Local hotel operators have stated unequivocally that the only way a hotel at DiSC will achieve the 85% occupancy used in the EPS analysis is by cannibalizing existing hotel stay days from Davis' current hotels. The hotel operators were quick to point out that the Development Agreement stipulates that a current hotel demand study must be completed showing sufficient demand before any hotel can be built at DiSC. Cannibalized hotel stay days do not generate any net additional revenue to the City but only shuffle existing revenue from one hotel to another hotel. Addressing that concern reduces the net revenues by an additional $934,000 to $2,136,000.
- Including DiSC's "Fair Share" portion of the City's Annual Budget Shortfall Reduces Annual Net Revenue by $390,000
The City's $14.5 million annual budget shortfall was not included in the EPS analysis. In addition to the benefit of all the good attributes of our fair city, DiSC needs to be responsible for its “fair share” portion of the problems Davis currently has with its crumbling streets, cracked bike paths, and poor building maintenance. Adding DiSC’s proportional “fair share” of the $14.5 million Budget Shortfall increases project costs by $390,000 per year, which further reduces the $2,136,000 net revenues to $1,746,000.
6a. Accounting for End-of-Useful Life Repair/Maintenance Reduces Annual Net Revenue by a minimum of $367,000/year
FBC members believe strongly that all projects should be responsible for the End of Useful Life Repair/ Replacement costs of the project’s roadways and infrastructure. Using a 25-year useful life, which is extremely generous to the developer, the annual amortization of these costs is $367,000 per year, which further reduces the $1,746,000 to $1,379,000.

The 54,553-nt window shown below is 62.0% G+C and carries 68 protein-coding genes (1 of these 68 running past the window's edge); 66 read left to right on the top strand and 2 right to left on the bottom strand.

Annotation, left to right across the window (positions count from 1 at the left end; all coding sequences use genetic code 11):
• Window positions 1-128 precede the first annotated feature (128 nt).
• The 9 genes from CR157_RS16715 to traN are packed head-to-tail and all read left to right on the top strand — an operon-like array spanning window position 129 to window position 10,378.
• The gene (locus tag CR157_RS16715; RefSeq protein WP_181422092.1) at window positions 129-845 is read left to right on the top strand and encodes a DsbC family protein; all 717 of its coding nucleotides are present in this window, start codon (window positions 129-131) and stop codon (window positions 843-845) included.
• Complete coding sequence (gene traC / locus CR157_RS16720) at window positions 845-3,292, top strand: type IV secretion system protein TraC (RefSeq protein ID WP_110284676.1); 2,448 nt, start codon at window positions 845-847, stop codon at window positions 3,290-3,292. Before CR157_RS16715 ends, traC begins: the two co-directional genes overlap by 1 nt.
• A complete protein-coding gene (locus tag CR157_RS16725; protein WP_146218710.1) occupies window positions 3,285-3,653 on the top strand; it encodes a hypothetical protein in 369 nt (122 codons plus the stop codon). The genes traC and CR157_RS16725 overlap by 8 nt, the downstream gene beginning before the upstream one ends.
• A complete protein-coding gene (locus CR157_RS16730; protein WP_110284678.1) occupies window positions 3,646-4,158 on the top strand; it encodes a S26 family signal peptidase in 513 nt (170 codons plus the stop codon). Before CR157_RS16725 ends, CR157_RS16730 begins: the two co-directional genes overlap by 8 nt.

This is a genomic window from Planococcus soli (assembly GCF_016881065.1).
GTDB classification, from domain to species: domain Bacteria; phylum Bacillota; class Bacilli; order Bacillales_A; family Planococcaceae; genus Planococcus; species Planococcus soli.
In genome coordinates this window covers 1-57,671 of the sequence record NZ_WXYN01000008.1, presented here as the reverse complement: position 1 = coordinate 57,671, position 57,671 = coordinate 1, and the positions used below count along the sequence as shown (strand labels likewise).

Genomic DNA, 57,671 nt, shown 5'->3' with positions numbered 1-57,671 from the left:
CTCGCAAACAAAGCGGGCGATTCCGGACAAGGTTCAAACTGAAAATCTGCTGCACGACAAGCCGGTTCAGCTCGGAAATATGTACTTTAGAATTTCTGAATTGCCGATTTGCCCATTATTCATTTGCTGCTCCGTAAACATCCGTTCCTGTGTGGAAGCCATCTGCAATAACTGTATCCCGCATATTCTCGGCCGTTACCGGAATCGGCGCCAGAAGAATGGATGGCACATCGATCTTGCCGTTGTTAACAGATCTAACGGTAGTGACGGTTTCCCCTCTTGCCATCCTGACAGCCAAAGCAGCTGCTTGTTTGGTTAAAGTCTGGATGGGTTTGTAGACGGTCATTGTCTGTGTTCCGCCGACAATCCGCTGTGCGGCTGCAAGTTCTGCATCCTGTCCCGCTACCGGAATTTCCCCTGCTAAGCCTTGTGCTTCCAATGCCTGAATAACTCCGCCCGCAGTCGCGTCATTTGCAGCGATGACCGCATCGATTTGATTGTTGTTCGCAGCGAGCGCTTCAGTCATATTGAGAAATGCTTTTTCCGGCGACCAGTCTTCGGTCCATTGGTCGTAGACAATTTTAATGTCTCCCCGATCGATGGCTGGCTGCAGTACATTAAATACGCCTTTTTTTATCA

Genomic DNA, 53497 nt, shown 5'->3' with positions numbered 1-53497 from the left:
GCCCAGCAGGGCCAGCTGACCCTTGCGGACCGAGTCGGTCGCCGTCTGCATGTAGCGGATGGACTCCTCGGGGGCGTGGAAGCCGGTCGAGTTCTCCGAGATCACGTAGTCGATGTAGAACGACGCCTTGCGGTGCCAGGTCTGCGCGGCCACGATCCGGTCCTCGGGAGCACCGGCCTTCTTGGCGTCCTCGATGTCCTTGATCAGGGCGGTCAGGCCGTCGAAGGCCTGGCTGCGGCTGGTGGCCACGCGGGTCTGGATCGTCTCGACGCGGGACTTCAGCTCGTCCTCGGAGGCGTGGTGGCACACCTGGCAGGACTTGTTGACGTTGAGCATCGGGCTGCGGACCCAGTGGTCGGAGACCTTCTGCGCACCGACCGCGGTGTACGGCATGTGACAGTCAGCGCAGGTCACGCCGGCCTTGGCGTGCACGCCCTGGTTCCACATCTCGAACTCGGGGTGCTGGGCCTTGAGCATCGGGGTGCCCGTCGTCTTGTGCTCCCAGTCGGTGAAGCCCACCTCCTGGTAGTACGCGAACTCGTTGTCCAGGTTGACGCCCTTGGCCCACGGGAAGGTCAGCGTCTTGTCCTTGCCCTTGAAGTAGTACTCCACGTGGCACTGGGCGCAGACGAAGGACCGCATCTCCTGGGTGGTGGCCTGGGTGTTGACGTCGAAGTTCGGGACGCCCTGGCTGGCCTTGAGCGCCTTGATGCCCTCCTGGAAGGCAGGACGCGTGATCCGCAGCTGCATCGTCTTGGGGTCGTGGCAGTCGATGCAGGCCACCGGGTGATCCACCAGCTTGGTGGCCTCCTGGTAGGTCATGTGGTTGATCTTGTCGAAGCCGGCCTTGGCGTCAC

6b. Accounting for End-of-Useful Life Repair/Maintenance using a More Realistic Amortization Period Decreases Annual Net Revenues by Another $551,000/year
Road repair or replacement activities typically happen in less than 10 years, so use of a 25-year useful life is unrealistic. Using a more realistic 10-year useful life, the annual amortization costs increase to $918,000, which reduces the $1,379,000 by another $551,000 to $828,000.
- Recognizing the City’s poor record of budget management argues for caution in accepting the City’s net revenue projections. An adjustment based on this history could be as much as $1,598,000
The DiSC financial analysis ignores the long history of Davis government's inability to control costs. The Forecast section of the annual City Budget shows that revenues are expected to rise by 2.5% each year, and expenses are expected to rise by 3.5%. If we apply those growth rates to the DiSC project, this reduces net annual revenue from $828,000 to $348,000.